We've got a different approach to wine copy here at Kiona Vineyards and Winery. Long story short, we try to avoid "flavor listing," the practice of listing aromas and flavors as a proxy for a description of the wine. Instead, we'd rather discuss geographical origin, vineyard detail, and winemaking philosophies/decision-making.
Wine marketing is exceedingly good at attempting to communicate "Thing A" by saying "Thing B." Industry-speak and layering assumptions combine to create marketing copy and descriptors that mean close to nothing at all. Here's an example of a commonly-heard industry trope -
"This is our red Bordeaux blend."
This phrase is misleading and obtuse. The winery is trying to communicate that the wine is a blend of two or more of the "Bordeaux cultivars," Cabernet Sauvignon, Cabernet Franc, Merlot, Petit Verdot, and Malbec. But why not just SAY that? The wine almost certainly isn't from Bordeaux (so it's not a Bordeaux blend), and most people, even wine drinkers, can't list from memory the five red grapes typical of the region.
This brings me to the topic of today's post: oak information.
It's common practice in the world of wine collateral to list an oak regimen strictly as a length of time (number of months) and percentage of French/American/Other. This can be interesting information, but to a very narrow audience - people that make wine. For the people that sell/buy/consume wine, it's borderline worthless all by itself.
As far as I see it, the question we're attempting to answer is:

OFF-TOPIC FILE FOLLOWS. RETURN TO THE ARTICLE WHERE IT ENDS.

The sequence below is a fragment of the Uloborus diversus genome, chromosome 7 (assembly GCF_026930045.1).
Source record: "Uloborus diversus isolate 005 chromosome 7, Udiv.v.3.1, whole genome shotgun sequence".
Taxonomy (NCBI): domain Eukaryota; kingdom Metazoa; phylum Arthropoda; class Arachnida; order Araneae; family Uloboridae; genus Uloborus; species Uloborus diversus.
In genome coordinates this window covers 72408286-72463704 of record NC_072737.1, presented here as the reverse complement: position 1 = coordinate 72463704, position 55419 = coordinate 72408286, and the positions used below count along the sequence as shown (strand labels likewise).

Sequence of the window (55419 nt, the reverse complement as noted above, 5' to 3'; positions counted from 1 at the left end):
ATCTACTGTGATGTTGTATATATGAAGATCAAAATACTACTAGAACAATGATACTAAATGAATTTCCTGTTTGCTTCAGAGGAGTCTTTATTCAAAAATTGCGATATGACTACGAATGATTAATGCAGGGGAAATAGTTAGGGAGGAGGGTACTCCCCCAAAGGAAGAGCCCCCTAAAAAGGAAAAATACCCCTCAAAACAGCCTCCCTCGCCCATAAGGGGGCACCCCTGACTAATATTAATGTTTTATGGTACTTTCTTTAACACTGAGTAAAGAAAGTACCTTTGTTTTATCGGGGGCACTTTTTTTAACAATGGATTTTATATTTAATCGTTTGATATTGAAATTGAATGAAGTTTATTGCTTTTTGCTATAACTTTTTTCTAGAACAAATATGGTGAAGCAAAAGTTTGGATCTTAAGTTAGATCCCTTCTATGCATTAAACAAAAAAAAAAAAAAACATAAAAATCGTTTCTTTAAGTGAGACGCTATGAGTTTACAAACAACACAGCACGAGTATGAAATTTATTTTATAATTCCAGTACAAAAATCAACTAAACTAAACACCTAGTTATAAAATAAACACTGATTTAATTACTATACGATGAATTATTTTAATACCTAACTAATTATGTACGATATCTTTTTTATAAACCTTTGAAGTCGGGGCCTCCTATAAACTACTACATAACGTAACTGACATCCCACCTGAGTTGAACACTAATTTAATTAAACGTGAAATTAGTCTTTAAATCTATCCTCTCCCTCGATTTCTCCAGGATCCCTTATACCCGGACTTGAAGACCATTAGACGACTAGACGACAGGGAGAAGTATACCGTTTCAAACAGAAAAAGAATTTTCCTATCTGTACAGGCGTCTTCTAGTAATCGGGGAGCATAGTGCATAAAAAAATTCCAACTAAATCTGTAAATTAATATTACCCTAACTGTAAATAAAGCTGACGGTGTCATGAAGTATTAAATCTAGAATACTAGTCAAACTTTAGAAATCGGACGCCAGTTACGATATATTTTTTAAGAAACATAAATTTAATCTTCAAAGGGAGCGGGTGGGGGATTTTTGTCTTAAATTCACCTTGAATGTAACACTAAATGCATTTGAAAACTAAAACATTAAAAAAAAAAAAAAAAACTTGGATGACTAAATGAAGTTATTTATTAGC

"How oaky is this wine?" (Thing A)
and we are answering with something like:
"20 Months in 60 French / 40 American" (Thing B)
The problem is that "20 months in 60F/40A" does not give the asker an answer to the question, "how oaky is this wine?" It might provide some supporting detail, but so much is missing (including, but not limited to):
- Are the barrels new? 2nd fill? Neutral?
- Grain? Barrel size?
- How about the toast - Light? Medium +? Heavy? And are the heads toasted?
- Was the wine fermented in the barrel, or transferred afterward?
Here's a car analogy. Suppose someone asks, "How fast is this car?" The wine-industry answer would be something like, "This car has 370 horsepower." Horsepower can maybe tell you something about how fast the car is, but it's just a piece of the puzzle, not a definitive answer.
At Kiona, wine doesn't have a linear path through the cellar. Different blocks/vineyards/pick dates/ferment lots/press fractions are kept separate and barrel lots are continually topped, analyzed, tasted, and consolidated. That's right, consolidated. We might take a group of 8 barrels, for example, and after determining that they taste great together, pull the wine out, homogenize it, and then fill the barrels back up with the newly blended lot. Different components in each wine each journey through the system in different lots, at different speeds, and in different barrels. So it's not so simple to say "20 months in 60F/40A" when the answer is much more complex and nuanced.
When we finish a blend, my brother gives me a sheet of paper that I use to fill in the technical details of the spec sheet, a piece of marketing collateral for distributors, wine buyers, and (some) wine consumers. It's basically a one-page report on the wine, and it's supposed to communicate the product's who/what/when/where/why.